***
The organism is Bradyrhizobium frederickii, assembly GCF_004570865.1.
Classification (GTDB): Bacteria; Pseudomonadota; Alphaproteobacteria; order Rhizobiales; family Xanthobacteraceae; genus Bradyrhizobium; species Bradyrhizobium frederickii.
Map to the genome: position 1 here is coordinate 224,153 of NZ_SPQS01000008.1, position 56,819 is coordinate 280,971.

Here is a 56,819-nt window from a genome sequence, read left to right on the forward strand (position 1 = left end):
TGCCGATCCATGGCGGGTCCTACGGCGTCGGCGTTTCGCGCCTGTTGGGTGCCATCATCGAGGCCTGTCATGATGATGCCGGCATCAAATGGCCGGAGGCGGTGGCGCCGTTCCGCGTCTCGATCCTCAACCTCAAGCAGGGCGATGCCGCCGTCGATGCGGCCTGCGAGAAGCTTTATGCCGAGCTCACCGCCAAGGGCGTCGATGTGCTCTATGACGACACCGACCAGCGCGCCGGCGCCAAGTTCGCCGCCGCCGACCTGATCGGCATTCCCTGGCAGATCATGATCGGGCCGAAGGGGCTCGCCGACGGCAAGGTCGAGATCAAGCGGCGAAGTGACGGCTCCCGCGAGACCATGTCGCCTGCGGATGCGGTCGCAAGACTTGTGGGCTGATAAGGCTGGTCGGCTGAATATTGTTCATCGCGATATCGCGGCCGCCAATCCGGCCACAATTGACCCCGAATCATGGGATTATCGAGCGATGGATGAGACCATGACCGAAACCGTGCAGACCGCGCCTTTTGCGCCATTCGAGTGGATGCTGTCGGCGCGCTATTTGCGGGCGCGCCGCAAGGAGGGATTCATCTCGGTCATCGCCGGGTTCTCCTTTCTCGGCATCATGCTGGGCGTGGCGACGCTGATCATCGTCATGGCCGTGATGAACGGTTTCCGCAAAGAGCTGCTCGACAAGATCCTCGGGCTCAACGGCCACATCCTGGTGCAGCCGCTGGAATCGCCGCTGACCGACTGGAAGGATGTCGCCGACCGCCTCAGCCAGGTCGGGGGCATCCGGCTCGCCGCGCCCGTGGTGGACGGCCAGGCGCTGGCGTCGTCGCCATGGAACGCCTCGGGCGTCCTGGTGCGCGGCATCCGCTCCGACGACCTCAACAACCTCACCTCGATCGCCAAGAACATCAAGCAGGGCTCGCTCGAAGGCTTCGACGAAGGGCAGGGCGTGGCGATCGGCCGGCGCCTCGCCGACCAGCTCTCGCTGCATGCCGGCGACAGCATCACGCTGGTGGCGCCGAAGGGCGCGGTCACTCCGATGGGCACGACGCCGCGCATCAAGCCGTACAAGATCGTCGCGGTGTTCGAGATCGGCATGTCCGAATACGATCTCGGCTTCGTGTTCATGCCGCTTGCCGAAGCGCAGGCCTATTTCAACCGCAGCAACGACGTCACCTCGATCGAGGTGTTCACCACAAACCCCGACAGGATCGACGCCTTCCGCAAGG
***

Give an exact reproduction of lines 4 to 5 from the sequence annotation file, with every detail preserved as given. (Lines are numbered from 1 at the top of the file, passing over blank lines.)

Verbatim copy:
Here is a 56,819-nt window from a genome sequence, read left to right on the forward strand (position 1 = left end):
TGCCGATCCATGGCGGGTCCTACGGCGTCGGCGTTTCGCGCCTGTTGGGTGCCATCATCGAGGCCTGTCATGATGATGCCGGCATCAAATGGCCGGAGGCGGTGGCGCCGTTCCGCGTCTCGATCCTCAACCTCAAGCAGGGCGATGCCGCCGTCGATGCGGCCTGCGAGAAGCTTTATGCCGAGCTCACCGCCAAGGGCGTCGATGTGCTCTATGACGACACCGACCAGCGCGCCGGCGCCAAGTTCGCCGCCGCCGACCTGATCGGCATTCCCTGGCAGATCATGATCGGGCCGAAGGGGCTCGCCGACGGCAAGGTCGAGATCAAGCGGCGAAGTGACGGCTCCCGCGAGACCATGTCGCCTGCGGATGCGGTCGCAAGACTTGTGGGCTGATAAGGCTGGTCGGCTGAATATTGTTCATCGCGATATCGCGGCCGCCAATCCGGCCACAATTGACCCCGAATCATGGGATTATCGAGCGATGGATGAGACCATGACCGAAACCGTGCAGACCGCGCCTTTTGCGCCATTCGAGTGGATGCTGTCGGCGCGCTATTTGCGGGCGCGCCGCAAGGAGGGATTCATCTCGGTCATCGCCGGGTTCTCCTTTCTCGGCATCATGCTGGGCGTGGCGACGCTGATCATCGTCATGGCCGTGATGAACGGTTTCCGCAAAGAGCTGCTCGACAAGATCCTCGGGCTCAACGGCCACATCCTGGTGCAGCCGCTGGAATCGCCGCTGACCGACTGGAAGGATGTCGCCGACCGCCTCAGCCAGGTCGGGGGCATCCGGCTCGCCGCGCCCGTGGTGGACGGCCAGGCGCTGGCGTCGTCGCCATGGAACGCCTCGGGCGTCCTGGTGCGCGGCATCCGCTCCGACGACCTCAACAACCTCACCTCGATCGCCAAGAACATCAAGCAGGGCTCGCTCGAAGGCTTCGACGAAGGGCAGGGCGTGGCGATCGGCCGGCGCCTCGCCGACCAGCTCTCGCTGCATGCCGGCGACAGCATCACGCTGGTGGCGCCGAAGGGCGCGGTCACTCCGATGGGCACGACGCCGCGCATCAAGCCGTACAAGATCGTCGCGGTGTTCGAGATCGGCATGTCCGAATACGATCTCGGCTTCGTGTTCATGCCGCTTGCCGAAGCGCAGGCCTATTTCAACCGCAGCAACGACGTCACCTCGATCGAGGTGTTCACCACAAACCCCGACAGGATCGACGCCTTCCGCAAGG